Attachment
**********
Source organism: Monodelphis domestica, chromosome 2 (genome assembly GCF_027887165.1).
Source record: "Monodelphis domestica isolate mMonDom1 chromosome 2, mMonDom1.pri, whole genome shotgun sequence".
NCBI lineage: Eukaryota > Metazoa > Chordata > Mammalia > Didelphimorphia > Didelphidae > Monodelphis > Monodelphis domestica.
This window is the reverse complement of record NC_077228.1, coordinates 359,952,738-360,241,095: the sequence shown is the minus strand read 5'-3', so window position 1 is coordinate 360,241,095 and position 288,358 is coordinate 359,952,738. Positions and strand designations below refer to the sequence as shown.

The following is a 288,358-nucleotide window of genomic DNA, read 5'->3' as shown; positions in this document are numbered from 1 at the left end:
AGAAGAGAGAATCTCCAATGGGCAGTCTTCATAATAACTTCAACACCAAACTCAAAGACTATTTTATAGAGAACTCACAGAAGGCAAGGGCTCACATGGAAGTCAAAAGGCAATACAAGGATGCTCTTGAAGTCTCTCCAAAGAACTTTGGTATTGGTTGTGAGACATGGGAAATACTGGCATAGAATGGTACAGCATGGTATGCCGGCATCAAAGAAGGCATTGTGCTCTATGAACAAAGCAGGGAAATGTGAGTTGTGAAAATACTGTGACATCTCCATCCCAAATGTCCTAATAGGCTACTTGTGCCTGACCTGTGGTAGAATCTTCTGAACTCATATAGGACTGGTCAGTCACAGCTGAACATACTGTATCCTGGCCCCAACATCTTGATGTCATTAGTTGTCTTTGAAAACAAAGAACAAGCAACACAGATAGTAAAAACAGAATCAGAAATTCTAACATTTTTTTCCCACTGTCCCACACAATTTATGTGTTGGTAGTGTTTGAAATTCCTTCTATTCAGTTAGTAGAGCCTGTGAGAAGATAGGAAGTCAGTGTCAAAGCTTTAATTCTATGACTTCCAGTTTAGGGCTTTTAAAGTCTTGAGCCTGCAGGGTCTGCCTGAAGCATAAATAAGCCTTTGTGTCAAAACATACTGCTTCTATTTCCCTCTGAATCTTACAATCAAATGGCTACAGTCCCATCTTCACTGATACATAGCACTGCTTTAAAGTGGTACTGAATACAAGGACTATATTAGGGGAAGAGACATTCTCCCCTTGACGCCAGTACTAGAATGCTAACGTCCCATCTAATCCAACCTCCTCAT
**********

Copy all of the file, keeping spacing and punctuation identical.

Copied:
Source organism: Monodelphis domestica, chromosome 2 (genome assembly GCF_027887165.1).
Source record: "Monodelphis domestica isolate mMonDom1 chromosome 2, mMonDom1.pri, whole genome shotgun sequence".
NCBI lineage: Eukaryota > Metazoa > Chordata > Mammalia > Didelphimorphia > Didelphidae > Monodelphis > Monodelphis domestica.
This window is the reverse complement of record NC_077228.1, coordinates 359,952,738-360,241,095: the sequence shown is the minus strand read 5'-3', so window position 1 is coordinate 360,241,095 and position 288,358 is coordinate 359,952,738. Positions and strand designations below refer to the sequence as shown.

The following is a 288,358-nucleotide window of genomic DNA, read 5'->3' as shown; positions in this document are numbered from 1 at the left end:
AGAAGAGAGAATCTCCAATGGGCAGTCTTCATAATAACTTCAACACCAAACTCAAAGACTATTTTATAGAGAACTCACAGAAGGCAAGGGCTCACATGGAAGTCAAAAGGCAATACAAGGATGCTCTTGAAGTCTCTCCAAAGAACTTTGGTATTGGTTGTGAGACATGGGAAATACTGGCATAGAATGGTACAGCATGGTATGCCGGCATCAAAGAAGGCATTGTGCTCTATGAACAAAGCAGGGAAATGTGAGTTGTGAAAATACTGTGACATCTCCATCCCAAATGTCCTAATAGGCTACTTGTGCCTGACCTGTGGTAGAATCTTCTGAACTCATATAGGACTGGTCAGTCACAGCTGAACATACTGTATCCTGGCCCCAACATCTTGATGTCATTAGTTGTCTTTGAAAACAAAGAACAAGCAACACAGATAGTAAAAACAGAATCAGAAATTCTAACATTTTTTTCCCACTGTCCCACACAATTTATGTGTTGGTAGTGTTTGAAATTCCTTCTATTCAGTTAGTAGAGCCTGTGAGAAGATAGGAAGTCAGTGTCAAAGCTTTAATTCTATGACTTCCAGTTTAGGGCTTTTAAAGTCTTGAGCCTGCAGGGTCTGCCTGAAGCATAAATAAGCCTTTGTGTCAAAACATACTGCTTCTATTTCCCTCTGAATCTTACAATCAAATGGCTACAGTCCCATCTTCACTGATACATAGCACTGCTTTAAAGTGGTACTGAATACAAGGACTATATTAGGGGAAGAGACATTCTCCCCTTGACGCCAGTACTAGAATGCTAACGTCCCATCTAATCCAACCTCCTCAT